Can Brother Charge $119,000 Trustee Fee on Trust Holding $190,000?

 In Probate, Trustee

Photo by Zdeněk Macháček on Unsplash


One brother and I were both appointed as POAs and healthcare advocates in a trust for our mother. My brother assumed financial and healthcare decisions as he lived closer. There are 7 children (equal beneficiaries). We all helped to varying degrees with errands, paying for help, supplies, etc., over the 6 years of the Trust until her death in Dec 2020. This one brother now claims he is “owed” $119,000 of the $190,000 left in the Trust based on his 10+ years of service because Mom asked him to help her and he did practically “everything” for her. He lived 200 miles away, while 2 children and a granddaughter (who I hired to help keep Mom in her home for an additional year before moving into assisted living) lived within 5 miles of her. His claim is outrageous in multiple ways, least of which for the fact that he never said anything suggesting he had incurred such a financial burden on the trust. The trust suggests reasonable compensation. None of the other children are asking for anything in return, including myself. Both he and I are now co-trustees and my signature is needed to move assets into the trust in which he has had financial control and from which he now claims compensation. I know that the biggest asset from the past had all seven as beneficiaries, but he appears to have changed it to the trust. Can I demand that assets to be transferred into the trust honor past intent for all seven to be compensated equally. We don’t deny he did more than most and can have reasonable compensation, even if no one else claims any.


It sounds like your brother is overreaching in the ways you describe. It’s always difficult when a family member serves in a fiduciary capacity and seeks compensation for doing so, especially after the fact, as in your brother’s case. Usually, family members provide assistance without being paid, which is the case with you and the rest of your siblings. But in other instances, where one family member provides the most assistance or makes great sacrifices in order to do so, it is appropriate that they be paid. However, it’s always better in such cases for this to be totally transparent. The arrangement for your brother to be paid should have been worked out while your mother was alive, in consultation with the entire family. Perhaps if the rest of the siblings had known that they would be compensated for helping out, they would have done more and taken on more of the burden from your brother who is now seeking payment.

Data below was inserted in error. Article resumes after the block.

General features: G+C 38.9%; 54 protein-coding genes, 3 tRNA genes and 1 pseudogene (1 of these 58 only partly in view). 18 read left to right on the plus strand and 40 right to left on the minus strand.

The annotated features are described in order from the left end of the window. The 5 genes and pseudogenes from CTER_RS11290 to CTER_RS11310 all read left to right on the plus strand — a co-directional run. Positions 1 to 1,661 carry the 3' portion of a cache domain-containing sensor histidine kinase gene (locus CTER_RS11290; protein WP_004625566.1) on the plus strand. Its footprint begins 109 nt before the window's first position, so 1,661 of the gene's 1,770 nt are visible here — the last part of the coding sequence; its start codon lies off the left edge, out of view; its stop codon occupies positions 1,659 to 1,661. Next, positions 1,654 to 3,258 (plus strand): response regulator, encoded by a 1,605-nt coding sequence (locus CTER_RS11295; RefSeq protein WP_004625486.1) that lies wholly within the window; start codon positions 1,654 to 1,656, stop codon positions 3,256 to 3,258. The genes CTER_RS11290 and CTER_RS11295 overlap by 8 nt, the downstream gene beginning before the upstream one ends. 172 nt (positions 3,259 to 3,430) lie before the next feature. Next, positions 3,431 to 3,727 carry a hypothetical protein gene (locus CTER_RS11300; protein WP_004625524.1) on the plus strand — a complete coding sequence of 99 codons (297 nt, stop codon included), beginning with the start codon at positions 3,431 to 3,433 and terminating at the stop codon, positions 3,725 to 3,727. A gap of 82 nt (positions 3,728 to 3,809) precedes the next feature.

I would also note that trustee fees should be proportional. Your brother’s fee claim might be appropriate for a $2 million trust, but should be adjusted for a $200,000 one. It could be argued that by eating up more than 60% of the trust assets with his fees, he violated his fiduciary duty to the beneficiaries and should have found a less expensive way to carry out is duties; perhaps by calling on other members of the family who aren’t charging for their services.

All that said, this should be settled, perhaps through family mediation. If you were to hire lawyers and this ended up in court, the fees would eat up a good part of what’s left, being of no benefit to anyone but the lawyers. But a few mediation sessions might resolve the matter and could be money well-spent if it gets some inter-family resentments on the table. It may or may not help for everyone who assisted your mother also to put in claims for payment. It also might help if your brother is reminded that to the extent he is compensated for services he provided that would be earned income which he would have to report and pay taxes on, which would not be true of his share of the trust distribution.


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